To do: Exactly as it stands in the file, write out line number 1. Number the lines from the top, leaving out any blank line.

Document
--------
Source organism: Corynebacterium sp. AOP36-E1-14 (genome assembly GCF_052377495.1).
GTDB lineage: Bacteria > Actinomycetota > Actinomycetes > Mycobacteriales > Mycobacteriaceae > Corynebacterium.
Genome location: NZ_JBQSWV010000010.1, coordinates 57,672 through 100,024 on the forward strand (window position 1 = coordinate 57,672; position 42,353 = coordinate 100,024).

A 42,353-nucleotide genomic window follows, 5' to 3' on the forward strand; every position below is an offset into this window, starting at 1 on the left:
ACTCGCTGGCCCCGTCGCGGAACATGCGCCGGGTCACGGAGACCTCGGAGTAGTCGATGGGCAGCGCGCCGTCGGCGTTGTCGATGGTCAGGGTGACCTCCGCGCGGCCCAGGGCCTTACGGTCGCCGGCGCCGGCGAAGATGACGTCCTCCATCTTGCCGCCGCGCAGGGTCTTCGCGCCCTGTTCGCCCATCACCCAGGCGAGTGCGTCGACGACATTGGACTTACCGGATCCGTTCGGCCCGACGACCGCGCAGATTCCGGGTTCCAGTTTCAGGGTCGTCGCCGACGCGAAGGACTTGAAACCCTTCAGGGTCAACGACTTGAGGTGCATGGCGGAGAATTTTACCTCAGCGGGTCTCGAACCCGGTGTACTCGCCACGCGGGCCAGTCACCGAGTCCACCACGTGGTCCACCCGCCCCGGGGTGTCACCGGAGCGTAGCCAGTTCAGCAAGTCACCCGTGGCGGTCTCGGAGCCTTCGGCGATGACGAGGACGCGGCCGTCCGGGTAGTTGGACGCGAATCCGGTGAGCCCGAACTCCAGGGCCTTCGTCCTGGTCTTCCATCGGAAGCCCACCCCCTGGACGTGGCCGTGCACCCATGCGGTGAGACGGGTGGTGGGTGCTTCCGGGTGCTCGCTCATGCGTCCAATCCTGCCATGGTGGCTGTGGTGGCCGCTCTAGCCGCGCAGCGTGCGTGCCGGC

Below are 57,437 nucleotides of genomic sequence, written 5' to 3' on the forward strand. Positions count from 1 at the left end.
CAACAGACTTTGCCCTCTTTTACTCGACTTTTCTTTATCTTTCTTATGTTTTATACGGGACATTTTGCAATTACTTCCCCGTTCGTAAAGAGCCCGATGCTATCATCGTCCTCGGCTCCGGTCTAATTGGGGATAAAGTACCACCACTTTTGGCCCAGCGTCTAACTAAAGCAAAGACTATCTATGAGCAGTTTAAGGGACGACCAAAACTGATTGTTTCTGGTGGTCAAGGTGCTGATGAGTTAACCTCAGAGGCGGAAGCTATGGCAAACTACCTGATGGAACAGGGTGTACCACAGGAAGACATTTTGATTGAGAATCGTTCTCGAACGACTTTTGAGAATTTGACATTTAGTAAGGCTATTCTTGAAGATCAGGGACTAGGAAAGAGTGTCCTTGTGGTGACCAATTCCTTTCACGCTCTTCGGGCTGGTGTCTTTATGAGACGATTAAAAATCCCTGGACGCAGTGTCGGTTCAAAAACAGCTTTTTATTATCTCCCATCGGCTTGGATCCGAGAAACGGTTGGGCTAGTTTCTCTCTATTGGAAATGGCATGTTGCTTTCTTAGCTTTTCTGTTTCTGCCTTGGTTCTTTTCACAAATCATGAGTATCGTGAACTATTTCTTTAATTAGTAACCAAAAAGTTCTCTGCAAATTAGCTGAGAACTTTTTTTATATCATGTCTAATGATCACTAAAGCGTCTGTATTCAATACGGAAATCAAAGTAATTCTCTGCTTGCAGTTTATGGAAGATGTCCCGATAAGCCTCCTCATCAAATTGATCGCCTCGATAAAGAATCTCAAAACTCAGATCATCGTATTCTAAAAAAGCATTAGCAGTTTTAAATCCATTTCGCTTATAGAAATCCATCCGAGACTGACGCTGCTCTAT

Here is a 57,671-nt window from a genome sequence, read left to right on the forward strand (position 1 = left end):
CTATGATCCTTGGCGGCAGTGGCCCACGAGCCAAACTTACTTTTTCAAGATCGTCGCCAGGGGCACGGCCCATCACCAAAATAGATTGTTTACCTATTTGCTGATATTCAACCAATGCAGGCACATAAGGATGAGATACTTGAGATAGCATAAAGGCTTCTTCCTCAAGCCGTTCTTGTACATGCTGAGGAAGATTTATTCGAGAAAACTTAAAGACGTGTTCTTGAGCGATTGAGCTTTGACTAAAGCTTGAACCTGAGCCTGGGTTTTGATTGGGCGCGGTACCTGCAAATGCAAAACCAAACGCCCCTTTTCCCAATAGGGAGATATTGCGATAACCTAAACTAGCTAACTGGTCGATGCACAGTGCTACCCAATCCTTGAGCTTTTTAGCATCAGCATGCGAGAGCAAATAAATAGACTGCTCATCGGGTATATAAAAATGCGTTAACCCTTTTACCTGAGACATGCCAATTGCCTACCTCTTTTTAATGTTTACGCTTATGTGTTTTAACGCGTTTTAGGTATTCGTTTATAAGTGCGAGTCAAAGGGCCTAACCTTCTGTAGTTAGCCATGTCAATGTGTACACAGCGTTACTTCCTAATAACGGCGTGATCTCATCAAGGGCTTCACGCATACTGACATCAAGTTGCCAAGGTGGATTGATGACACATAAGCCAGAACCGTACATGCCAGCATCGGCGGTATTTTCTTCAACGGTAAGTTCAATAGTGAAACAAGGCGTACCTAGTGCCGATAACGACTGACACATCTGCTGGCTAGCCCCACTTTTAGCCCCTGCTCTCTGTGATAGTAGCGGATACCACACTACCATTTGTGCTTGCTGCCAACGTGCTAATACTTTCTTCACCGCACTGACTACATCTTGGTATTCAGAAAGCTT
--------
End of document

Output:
Source organism: Corynebacterium sp. AOP36-E1-14 (genome assembly GCF_052377495.1).